Regulations vs. Cost of Human Life

I was in the pool on Saturday when two friends in the next lane were talking about whether regulations were really needed or whether companies would, on their own, do the right thing. It made me laugh.

Zombie Myths and Regulations

zombie hand, economic zombie myths, self-regulation, minimum wage,Back in 2019, I wrote a post called, “Self-Regulation: The Zombie Myth That Kills.” Using historical examples, I showed that we often have a choice between the idea that regulations kill jobs (and are thus to be avoided) and that regulations save lives (and are thus necessary).

This conflict made headlines again recently when a “plug” door came off a Boeing 737 Max 9 in mid-air as it was gaining altitude. I have read articles since that tried to explain what happened at Boeing and how this accident—only the latest in a chain of airline accidents—could have taken place. Boeing, after all, had over time earned a reputation for safety.

That has disappeared.

Lost in the Shuffle

In a guest essay in the New York Times, writer Bill Saporito faulted  a series of M&A activity, capped by Boeing’s acquisition of McDonnell-Douglas.

“What got lost in all this shuffling is a corporate culture that once prized engineering and safety, replaced by one that seemed to be more focused on delivering profits over perfection. The Boeing community in Seattle has been vocal about attributing this slide to the acquisition of McDonnell Douglas, whose leaders took over Boeing’s top jobs and reshaped the culture around cost control.”

My aquatic fiends were wondering whether profits had been put above safety at Boeing. I laughed again. “Profits always come first,” I said.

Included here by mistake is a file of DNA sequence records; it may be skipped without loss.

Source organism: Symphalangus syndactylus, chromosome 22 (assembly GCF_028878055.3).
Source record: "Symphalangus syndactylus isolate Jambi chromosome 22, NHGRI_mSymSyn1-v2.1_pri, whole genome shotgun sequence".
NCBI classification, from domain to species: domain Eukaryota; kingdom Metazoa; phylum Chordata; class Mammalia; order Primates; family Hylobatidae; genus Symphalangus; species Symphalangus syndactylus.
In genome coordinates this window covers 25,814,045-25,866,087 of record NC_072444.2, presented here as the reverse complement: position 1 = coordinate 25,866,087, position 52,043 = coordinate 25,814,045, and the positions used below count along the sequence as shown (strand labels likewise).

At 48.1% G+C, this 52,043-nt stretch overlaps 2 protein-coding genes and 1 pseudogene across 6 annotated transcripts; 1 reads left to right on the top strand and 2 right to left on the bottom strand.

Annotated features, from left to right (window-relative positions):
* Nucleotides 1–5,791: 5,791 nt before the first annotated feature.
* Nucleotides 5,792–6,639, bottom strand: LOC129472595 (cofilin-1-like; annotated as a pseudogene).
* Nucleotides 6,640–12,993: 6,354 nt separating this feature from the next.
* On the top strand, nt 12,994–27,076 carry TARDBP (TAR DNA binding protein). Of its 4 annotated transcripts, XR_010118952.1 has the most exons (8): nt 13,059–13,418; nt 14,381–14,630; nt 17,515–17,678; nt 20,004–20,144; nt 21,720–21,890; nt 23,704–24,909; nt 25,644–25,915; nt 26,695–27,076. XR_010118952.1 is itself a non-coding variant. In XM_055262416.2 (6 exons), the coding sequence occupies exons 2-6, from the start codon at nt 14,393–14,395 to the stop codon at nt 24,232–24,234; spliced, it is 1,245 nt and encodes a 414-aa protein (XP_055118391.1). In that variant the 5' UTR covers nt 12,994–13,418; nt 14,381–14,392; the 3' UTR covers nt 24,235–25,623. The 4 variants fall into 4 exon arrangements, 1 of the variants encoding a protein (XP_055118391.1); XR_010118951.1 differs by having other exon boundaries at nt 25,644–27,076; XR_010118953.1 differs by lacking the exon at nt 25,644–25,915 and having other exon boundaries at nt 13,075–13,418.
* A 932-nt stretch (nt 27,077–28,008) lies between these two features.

The Long, Cold Fall to Earth

regulations, Boeing 737 Max 9, Plug DoorUnfortunately, that statement explains why companies want regulations to go away. No regulations = more profit. Unfortunately, a lack of regulations often equals more deaths, as I demonstrated in another post, this one from 2013. “Offshoring the Garment Industry Into the Past” showed how American clothing companies took advantage of cheap labor in other countries that lack regulations to protect workers. The predictable result? Dead workers.

Fortunately, the Boeing Max 9 accident happened at 16,000 feet. At that altitude, the pilot could manage cabin pressure and land the plane safely. Had the plug door blown out at a cruising altitude of 30,000 feet, everyone on the plane would have died. Some, sucked out of their seats, would have made the long, cold fall to earth before they knew what had happened. (That picture really creeps me out.)

The Post-Damage Scramble

Now, once again, a company scrambles after the fact to fix the problem, to undo the damage, to recover its reputation. Somehow, companies find this damage control more cost-effective and thus preferable to doing a good job in the first place. Had that plane gone down, they would have faced fines, settlements, and damages in the gazillions.

But, hey, they were just playing the odds, right?

The Cost of Regulations

Somewhere in the Accounting Department, loyal employees calculate the cost of a human life so the guys in Mahogany Row can decide how many lives they can risk instead of having to redesign a fuselage, replace a bolt, or slow down the turn-around time. It’s a grim and cynical equation in which human life becomes just another factor to juggle.

It’s also what happens when a company loses sight of its responsibilities to employees, customers and the community. Or, worse, when it deliberately abandons those responsibilities to raise the stock price and increase those all-important executive bonuses.

What can we, as customers, do? We can ask ourselves which is worse: job-killing regulations or people-killing accidents. Make up your mind and vote accordingly.